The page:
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T cells represent an important component of the host response to pathogens and tumors. Adoptive T-cell therapy, in which T cells are isolated or engineered to be specific for molecules expressed on diseased cells and administered to patients, has shown efficacy in infections and malignancy. Clinical applications of T-cell therapy have been facilitated by identification of target antigens expressed by viruses and tumors, improvement in strategies for the isolation and genetic engineering of antigen-specific T cells with intrinsic qualities that enable their persistence in vivo, and recognition that transferring T cells into a lymphopenic environment improves the efficiency of cell transfer and treatment efficacy. Insights into the obstacles to routinely achieving an effective antitumor response either by T-cell therapy or vaccination have been derived from careful analysis of clinical trials, and further development of immune cell therapy combined with interventions that target specific regulatory or inhibitory pathways that are present in tumor microenvironments and impede effective immunity represent promising areas for future applications.


Acronyms and Abbreviations:

ALL, acute lymphatic leukemia; BCMA, B-cell maturation antigen; CAR, chimeric antigen receptor; cDNA, complementary DNA; CDR3, complementarity determining region 3; CEA, carcinoembryonic antigen; CLL, chronic lymphatic leukemia; CMV, cytomegalovirus; CRS, cytokine release syndrome; CTL, cytotoxic T lymphocyte; DLI, donor lymphocyte infusion; E, early viral protein; EBV, Epstein-Barr virus; EGFR, epidermal growth factor receptor; ERBB2IP, erbb2 interacting protein; GD2, disialoganglioside; GVHD, graft-versus-host disease; GVL, graft-versus-leukemia; HHV-6, human herpes virus-6; HLA, human leukocyte antigen; HSCT, hematopoietic stem cell transplantation; HSV, herpes simplex virus; HSV-TK, herpes simplex virus thymidine kinase; iCasp9, inducible caspase-9; IE, immediate early viral protein; IFN-γ, interferon-γ; IL, interleukin; L1CAM, L1-cell adhesion molecule; LCL, lymphoblastoid cell line; LPD, lymphoproliferative disease; mAbs, monoclonal antibodies; mHAgs, minor histocompatibility antigens; MHC, major histocompatibility complex; PBMC, peripheral blood mononuclear cell; PD-1 receptor, programmed death-1 receptor; PML-RARα, promyelocytic leukemia–retinoic acid receptor α protein; scFV, single-chain variable fragment; SNP, single nucleotide polymorphism; TCM, central memory T cell; TCR, T-cell receptor; TE, effector T cell; TEM, effector memory T cell; Th, T helper; TIL, tumor-infiltrating lymphocyte; TREG, regulatory T cell; TSCM, T memory stem cell; WT-1, Wilms tumor antigen-1.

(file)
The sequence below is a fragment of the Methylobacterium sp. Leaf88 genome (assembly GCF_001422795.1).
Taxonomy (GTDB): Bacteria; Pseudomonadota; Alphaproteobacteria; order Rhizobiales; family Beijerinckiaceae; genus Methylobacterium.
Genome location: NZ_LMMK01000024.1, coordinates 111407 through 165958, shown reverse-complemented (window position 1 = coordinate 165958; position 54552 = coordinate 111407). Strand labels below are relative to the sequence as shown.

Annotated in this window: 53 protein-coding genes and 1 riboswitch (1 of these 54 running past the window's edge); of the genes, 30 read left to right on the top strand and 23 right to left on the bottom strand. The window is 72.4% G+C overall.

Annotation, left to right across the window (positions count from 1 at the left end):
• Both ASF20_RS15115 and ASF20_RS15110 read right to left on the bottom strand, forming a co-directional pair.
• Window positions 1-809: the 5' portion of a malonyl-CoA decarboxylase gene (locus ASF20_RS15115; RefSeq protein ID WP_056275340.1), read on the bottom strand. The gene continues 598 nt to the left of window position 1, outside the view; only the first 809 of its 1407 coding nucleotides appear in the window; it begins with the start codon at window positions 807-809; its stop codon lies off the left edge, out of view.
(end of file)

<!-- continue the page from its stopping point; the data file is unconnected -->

Two broad subsets of antigen-specific T cells cooperate to terminate acute viral infections and control reactivation of latent viruses. CD8+ cytotoxic T lymphocytes (CTLs) recognize viral peptides presented by major histocompatibility complex (MHC) class I molecules and lyse infected cells, and produce inflammatory cytokines. CD4+ T-helper (Th) cells recognize viral peptides presented by class II MHC molecules and produce cytokines that amplify T-cell responses and promote B-cell proliferation and antibody production. A deficiency of CD8+ and CD4+ Th cells occurs after allogeneic hematopoietic stem cell transplantation (HSCT) as a consequence of the administration of intensive chemoradiotherapy, anti–T-cell monoclonal antibodies (mAbs), and/or immunosuppressive drugs, and these patients are at risk for ...

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